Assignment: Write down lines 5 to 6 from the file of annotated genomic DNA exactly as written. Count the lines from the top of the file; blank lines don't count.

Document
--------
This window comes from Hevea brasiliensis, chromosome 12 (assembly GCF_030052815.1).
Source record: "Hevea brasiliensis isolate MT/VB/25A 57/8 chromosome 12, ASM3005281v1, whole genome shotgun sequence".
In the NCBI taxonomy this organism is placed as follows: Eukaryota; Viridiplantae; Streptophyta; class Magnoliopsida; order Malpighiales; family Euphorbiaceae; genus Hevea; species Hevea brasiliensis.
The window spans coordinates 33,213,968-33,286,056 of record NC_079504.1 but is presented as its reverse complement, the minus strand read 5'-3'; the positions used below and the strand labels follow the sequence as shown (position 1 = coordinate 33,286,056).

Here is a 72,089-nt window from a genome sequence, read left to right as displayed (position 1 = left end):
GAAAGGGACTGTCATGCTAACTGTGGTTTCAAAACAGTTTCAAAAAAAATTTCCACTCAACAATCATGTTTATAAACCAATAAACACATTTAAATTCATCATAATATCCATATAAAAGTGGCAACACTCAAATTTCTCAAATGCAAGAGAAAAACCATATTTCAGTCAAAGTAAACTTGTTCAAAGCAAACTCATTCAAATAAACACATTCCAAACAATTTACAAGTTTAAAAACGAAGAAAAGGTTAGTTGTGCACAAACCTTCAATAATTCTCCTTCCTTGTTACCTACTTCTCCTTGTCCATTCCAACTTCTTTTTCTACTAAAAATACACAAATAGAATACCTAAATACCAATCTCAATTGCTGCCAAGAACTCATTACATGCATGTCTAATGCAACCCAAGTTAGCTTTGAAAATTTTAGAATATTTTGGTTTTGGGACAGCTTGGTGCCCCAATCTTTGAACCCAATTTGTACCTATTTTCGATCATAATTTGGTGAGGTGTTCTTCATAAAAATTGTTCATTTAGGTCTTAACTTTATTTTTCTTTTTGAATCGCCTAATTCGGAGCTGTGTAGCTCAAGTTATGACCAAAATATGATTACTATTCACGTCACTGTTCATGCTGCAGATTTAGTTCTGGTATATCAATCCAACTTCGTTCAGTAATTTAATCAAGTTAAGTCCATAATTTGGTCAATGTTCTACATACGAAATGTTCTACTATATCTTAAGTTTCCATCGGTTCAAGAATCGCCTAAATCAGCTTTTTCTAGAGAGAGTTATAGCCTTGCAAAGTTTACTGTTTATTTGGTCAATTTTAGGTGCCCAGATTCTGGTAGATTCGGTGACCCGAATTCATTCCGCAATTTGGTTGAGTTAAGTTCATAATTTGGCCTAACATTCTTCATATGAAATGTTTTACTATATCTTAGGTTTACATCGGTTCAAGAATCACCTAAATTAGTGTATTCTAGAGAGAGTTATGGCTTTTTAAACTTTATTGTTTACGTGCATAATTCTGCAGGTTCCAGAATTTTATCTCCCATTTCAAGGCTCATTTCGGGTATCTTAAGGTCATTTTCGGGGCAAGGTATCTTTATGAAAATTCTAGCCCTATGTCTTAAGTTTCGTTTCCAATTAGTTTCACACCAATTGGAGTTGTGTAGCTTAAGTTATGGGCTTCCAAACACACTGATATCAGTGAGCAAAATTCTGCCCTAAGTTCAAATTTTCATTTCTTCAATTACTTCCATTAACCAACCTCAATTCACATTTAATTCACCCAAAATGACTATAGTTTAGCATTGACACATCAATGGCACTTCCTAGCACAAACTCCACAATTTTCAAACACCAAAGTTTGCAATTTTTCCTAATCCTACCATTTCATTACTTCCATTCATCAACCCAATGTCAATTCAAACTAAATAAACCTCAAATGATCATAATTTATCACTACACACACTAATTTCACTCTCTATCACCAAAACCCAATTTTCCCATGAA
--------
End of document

Here is a 72,089-nt window from a genome sequence, read left to right as displayed (position 1 = left end):
GAAAGGGACTGTCATGCTAACTGTGGTTTCAAAACAGTTTCAAAAAAAATTTCCACTCAACAATCATGTTTATAAACCAATAAACACATTTAAATTCATCATAATATCCATATAAAAGTGGCAACACTCAAATTTCTCAAATGCAAGAGAAAAACCATATTTCAGTCAAAGTAAACTTGTTCAAAGCAAACTCATTCAAATAAACACATTCCAAACAATTTACAAGTTTAAAAACGAAGAAAAGGTTAGTTGTGCACAAACCTTCAATAATTCTCCTTCCTTGTTACCTACTTCTCCTTGTCCATTCCAACTTCTTTTTCTACTAAAAATACACAAATAGAATACCTAAATACCAATCTCAATTGCTGCCAAGAACTCATTACATGCATGTCTAATGCAACCCAAGTTAGCTTTGAAAATTTTAGAATATTTTGGTTTTGGGACAGCTTGGTGCCCCAATCTTTGAACCCAATTTGTACCTATTTTCGATCATAATTTGGTGAGGTGTTCTTCATAAAAATTGTTCATTTAGGTCTTAACTTTATTTTTCTTTTTGAATCGCCTAATTCGGAGCTGTGTAGCTCAAGTTATGACCAAAATATGATTACTATTCACGTCACTGTTCATGCTGCAGATTTAGTTCTGGTATATCAATCCAACTTCGTTCAGTAATTTAATCAAGTTAAGTCCATAATTTGGTCAATGTTCTACATACGAAATGTTCTACTATATCTTAAGTTTCCATCGGTTCAAGAATCGCCTAAATCAGCTTTTTCTAGAGAGAGTTATAGCCTTGCAAAGTTTACTGTTTATTTGGTCAATTTTAGGTGCCCAGATTCTGGTAGATTCGGTGACCCGAATTCATTCCGCAATTTGGTTGAGTTAAGTTCATAATTTGGCCTAACATTCTTCATATGAAATGTTTTACTATATCTTAGGTTTACATCGGTTCAAGAATCACCTAAATTAGTGTATTCTAGAGAGAGTTATGGCTTTTTAAACTTTATTGTTTACGTGCATAATTCTGCAGGTTCCAGAATTTTATCTCCCATTTCAAGGCTCATTTCGGGTATCTTAAGGTCATTTTCGGGGCAAGGTATCTTTATGAAAATTCTAGCCCTATGTCTTAAGTTTCGTTTCCAATTAGTTTCACACCAATTGGAGTTGTGTAGCTTAAGTTATGGGCTTCCAAACACACTGATATCAGTGAGCAAAATTCTGCCCTAAGTTCAAATTTTCATTTCTTCAATTACTTCCATTAACCAACCTCAATTCACATTTAATTCACCCAAAATGACTATAGTTTAGCATTGACACATCAATGGCACTTCCTAGCACAAACTCCACAATTTTCAAACACCAAAGTTTGCAATTTTTCCTAATCCTACCATTTCATTACTTCCATTCATCAACCCAATGTCAATTCAAACTAAATAAACCTCAAATGATCATAATTTATCACTACACACACTAATTTCACTCTCTATCACCAAAACCCAATTTTCCCATGAA